In our 2017 post, “Medtronic v. Lohr Has Two Shadows,” we pointed out that the “presumption against preemption” that was the linchpin of that decision’s crabbed and atextual reading of the FDCA’s express preemption clause for medical devices, 21 U.S.C. §360k(a), was no more.  Lohr had justified its specificity gloss on the broad statutory term “requirement” by relying on that presumption:

In all pre-emption cases, and particularly in those in which Congress has legislated in a field which the States have traditionally occupied, . . . we use[] a “presumption against the pre-emption of state police power regulations” to support a narrow interpretation of such an express command.

518 U.S. 470, 485 (1996).

In Two Shadows, we pointed out that this presumption has since been abolished, in express preemption cases, by Puerto Rico v. Franklin California Tax-Free Trust, 579 U.S. 115, (2016) (“Franklin”).

The plain text of the [preemption clause] begins and ends our analysis. . . .  And because the statute contains an express pre-emption clause, we do not invoke any presumption against pre-emption but instead focus on the plain wording of the clause, which necessarily contains the best evidence of Congress’ pre-emptive intent.

Id. at 125.  Without that presumption, we argued, Lohr had no basis for holding that Congress had meant anything less than it had said in §360k(a).  Or, as the Supreme Court held more recently, in a non-preemption context, “[w]hen the express terms of a statute give us one answer and extratextual considerations suggest another, it’s no contest.  Only the written word is the law, and all persons are entitled to its benefit.”  Bostock v. Clayton County, Georgia, 140 S. Ct. 1731, 1737 (2020).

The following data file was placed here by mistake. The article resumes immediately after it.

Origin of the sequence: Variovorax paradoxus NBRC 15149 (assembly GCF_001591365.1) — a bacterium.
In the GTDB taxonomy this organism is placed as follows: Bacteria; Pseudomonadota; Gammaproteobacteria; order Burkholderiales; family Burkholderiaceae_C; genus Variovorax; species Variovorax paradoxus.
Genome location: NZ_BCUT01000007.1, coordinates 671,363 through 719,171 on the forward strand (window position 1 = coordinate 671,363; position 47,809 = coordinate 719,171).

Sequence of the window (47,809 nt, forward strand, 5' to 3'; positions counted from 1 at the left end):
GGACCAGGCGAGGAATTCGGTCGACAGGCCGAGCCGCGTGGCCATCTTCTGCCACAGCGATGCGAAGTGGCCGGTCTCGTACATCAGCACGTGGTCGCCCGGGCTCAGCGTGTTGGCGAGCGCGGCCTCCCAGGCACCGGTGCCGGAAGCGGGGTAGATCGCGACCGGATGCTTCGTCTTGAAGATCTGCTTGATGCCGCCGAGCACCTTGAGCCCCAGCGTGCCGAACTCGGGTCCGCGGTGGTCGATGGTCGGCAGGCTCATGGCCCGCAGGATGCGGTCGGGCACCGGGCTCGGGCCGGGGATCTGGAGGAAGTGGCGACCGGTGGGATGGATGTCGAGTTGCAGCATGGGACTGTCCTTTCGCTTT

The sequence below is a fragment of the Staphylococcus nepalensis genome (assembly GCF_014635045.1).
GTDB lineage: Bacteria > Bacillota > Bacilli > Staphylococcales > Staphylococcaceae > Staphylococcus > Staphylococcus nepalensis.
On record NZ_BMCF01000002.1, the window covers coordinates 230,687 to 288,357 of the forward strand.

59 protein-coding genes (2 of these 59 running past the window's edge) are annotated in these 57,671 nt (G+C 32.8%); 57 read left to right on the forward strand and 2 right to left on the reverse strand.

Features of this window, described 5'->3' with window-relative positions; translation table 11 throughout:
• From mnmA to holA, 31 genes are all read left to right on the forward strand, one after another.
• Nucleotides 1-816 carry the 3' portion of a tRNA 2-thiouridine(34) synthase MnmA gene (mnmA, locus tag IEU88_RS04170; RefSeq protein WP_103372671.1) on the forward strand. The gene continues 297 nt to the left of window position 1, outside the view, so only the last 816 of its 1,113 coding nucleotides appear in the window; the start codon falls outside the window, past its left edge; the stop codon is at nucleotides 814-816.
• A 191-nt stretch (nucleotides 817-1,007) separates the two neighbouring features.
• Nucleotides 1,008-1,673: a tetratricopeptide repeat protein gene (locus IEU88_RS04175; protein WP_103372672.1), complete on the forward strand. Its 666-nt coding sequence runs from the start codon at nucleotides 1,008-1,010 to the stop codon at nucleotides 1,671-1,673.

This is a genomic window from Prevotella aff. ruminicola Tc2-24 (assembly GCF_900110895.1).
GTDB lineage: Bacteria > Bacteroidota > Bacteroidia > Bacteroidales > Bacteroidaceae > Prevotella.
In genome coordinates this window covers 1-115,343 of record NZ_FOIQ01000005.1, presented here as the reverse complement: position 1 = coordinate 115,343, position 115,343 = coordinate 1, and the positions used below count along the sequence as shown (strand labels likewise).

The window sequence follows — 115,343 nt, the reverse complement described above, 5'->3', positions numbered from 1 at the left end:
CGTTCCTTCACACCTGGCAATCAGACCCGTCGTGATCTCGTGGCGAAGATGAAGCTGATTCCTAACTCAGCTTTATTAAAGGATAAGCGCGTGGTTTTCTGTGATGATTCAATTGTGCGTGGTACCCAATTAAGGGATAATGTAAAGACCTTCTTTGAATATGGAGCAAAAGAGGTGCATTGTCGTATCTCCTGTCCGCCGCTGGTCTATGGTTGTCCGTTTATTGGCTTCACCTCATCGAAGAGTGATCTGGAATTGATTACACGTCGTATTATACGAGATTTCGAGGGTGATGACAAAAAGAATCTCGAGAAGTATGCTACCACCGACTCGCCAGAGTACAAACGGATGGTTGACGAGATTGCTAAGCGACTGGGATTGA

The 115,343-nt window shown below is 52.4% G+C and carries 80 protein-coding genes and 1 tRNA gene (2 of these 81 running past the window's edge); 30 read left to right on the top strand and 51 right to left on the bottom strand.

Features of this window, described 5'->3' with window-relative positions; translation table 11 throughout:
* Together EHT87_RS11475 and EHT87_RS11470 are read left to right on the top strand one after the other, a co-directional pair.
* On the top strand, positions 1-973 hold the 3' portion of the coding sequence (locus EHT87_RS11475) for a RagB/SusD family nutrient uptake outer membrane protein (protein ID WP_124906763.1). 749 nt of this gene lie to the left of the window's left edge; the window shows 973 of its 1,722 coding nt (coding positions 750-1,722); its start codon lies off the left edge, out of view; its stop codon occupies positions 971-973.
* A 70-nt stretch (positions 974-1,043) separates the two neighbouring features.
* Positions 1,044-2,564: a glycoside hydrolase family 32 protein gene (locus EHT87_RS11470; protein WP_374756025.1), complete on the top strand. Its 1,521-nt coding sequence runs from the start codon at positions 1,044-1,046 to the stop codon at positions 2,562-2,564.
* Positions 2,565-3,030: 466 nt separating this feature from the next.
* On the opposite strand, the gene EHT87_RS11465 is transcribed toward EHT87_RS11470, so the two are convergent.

Yet, after Franklin, courts seemed very slow in applying the abolition of the presumption against preemption to Lohr itself.

Until now.

We recently hammered the Eighth Circuit when we thought it was wrong about Fed. R. Evid. 702 in a non-prescription medical product case.  Thus, it’s only fair that we hail that same court when it gets something right.  Thus, we’re pleased to bring to your attention Pharmaceutical Care Management Association v. Wehbi, ___ F.4th ___, 2021 WL 5355916 (8th Cir. Nov. 17, 2021) (“PCMA”), the first decision to recognize expressly what we thought was obvious in Two Shadows – that Franklin overruled Lohr as to the presumption against preemption in the context of express preemption.

PCMA involved something altogether outside our sandbox – express preemption under ERISA and/or the 2003 statute that created “Medicare Part D.”  2021 WL 5355916, at *1.  While the substantive effect of such preemption is important to a lot of folks (the case attracted nine amici curiae briefs on behalf of literally scores of amicus parties), that’s not our interest on this Blog.  We’re interested in the presumption against preemption – particularly as Lohr applied it.